So, how might more detail and explanation enhance the impact of this paragraph?
"E. coli strain K-12 was obtained in lyophilized form from ATCC (Manassas, VA, USA). Bacteria were cultured with addition of 300 µl of LB broth (BD, Franklin Lakes, NJ, USA) followed by plating on LB agar (BD) and incubation at 37°C overnight. Individual colonies were used to inoculate in LB broth, incubated at 37°C with shaking for 3 h, and centrifuged at 5000× g (RCF) at 4°C for 5 min. RNA was extracted from the cells using the RNeasy Protect Bacterial Mini Kit with on-column DNase treatment (Qiagen, Valencia, CA, USA). 1 µg of E. coli total RNA was subjected to Ribo-Zero treatment to deplete rRNA sequences using the Gram-Negative Bacteria kit following manufacturer's instructions (Epicentre, Madison, WI, USA). Total intracellular RNA was extracted from human PBMCs (Astarte Biologics, Redmond, WA, USA) using RNAzol (MRC, Cincinnati, OH, USA) followed by Directzol column cleanup kit (Zymo, Irvine, CA, USA) and eluted into nuclease-free water. Total RNA extracts were visualized and RNA integrity values were determined using a 2100 Bioanalyzer RNA nanochip (Agilent, Santa Clara, CA, USA). Triplicate samples containing approximately 300 ng of E. coli K-12 (RIN >9.0), untreated and Ribo-Zero treated, and human PBMC RNA (RIN >8.5) were fragmented by incubating with a magnesium chloride buffer (New England Biolabs, Ipswich, MA, USA) for 5 min at 95°C to obtain a fragment size range of 25–300 bp. The RNA fragments were purified using an RNA clean and concentrator kit (Zymo), and eluted in 6 µL of nuclease-free water."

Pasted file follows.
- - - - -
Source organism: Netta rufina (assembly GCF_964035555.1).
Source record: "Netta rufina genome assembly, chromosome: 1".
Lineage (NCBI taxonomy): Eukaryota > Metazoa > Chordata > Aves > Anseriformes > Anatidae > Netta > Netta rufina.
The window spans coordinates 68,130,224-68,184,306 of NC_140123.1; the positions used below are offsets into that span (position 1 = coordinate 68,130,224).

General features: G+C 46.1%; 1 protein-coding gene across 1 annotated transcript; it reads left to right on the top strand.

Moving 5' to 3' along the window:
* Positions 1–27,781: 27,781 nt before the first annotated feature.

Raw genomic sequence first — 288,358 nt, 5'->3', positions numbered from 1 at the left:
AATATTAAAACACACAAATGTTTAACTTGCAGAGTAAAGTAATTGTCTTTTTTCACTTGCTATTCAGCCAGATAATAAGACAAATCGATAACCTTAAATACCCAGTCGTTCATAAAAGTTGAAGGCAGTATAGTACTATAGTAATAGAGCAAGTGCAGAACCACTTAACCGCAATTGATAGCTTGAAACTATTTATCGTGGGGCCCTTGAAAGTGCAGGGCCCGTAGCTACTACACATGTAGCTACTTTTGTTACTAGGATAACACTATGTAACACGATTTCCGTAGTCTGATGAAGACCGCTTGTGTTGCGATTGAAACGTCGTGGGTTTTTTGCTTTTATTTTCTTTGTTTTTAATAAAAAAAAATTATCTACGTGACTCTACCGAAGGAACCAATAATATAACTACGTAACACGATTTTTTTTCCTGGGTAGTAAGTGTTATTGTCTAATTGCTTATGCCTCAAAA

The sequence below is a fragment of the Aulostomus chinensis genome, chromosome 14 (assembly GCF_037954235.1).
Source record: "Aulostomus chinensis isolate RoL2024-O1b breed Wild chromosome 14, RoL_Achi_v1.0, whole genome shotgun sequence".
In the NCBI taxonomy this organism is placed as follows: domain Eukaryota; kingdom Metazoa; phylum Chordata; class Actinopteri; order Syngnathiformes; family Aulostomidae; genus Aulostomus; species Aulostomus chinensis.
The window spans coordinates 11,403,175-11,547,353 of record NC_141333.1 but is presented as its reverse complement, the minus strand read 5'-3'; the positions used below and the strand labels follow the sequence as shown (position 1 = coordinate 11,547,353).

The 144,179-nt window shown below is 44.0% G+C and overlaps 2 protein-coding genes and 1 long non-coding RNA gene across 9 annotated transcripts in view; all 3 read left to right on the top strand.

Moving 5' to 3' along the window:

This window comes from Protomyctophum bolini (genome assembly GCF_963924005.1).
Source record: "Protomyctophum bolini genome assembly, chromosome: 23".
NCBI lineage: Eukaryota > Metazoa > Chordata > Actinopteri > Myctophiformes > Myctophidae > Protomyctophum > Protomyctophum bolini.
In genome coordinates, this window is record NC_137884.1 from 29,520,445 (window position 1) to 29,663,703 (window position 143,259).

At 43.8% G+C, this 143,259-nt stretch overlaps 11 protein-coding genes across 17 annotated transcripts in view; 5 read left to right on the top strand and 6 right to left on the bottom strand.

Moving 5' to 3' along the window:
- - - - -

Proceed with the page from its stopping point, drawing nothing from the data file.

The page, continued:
This paragraph is obviously longer and more detailed than the first. While increasing the word count might seem to be moving away from the concise structure we have suggested in our previous articles on the Abstract and Introduction sections, I would argue that, when it comes to the Materials and Methods, take the space you need to be as clear as possible (plus, many journals do not place word count limits on Supplementary Materials).
The second version of the paragraph answers those questions raised when we looked more closely at original version. Now we have details on the RNA extraction methods used, as well as how rRNAs were depleted from the RNA extract. We know the exact kits used (something that I think goes far in helping replicate methods but, depending on journal, may or may not be required) and the manufacturers of those kits, as well as exact volumes, times, and temperatures for specific steps in the protocol. This paragraph works because, although longer, it is actually a very concise, accurate description of the way in which the study was conducted.
A final thought: It can often be easy to gloss over the Materials and Methods and assume your readers are familiar with certain techniques or approaches. This way of thinking is not only unfair to the reader; it could also hurt you as an author and a researcher when others fail to replicate the results due to less than thorough descriptions of your methods.
When it comes to Materials and Methods, more is always better—especially in the era of Supplementary Materials.
In our next manuscript writing tips column, we will explore how to discuss your data.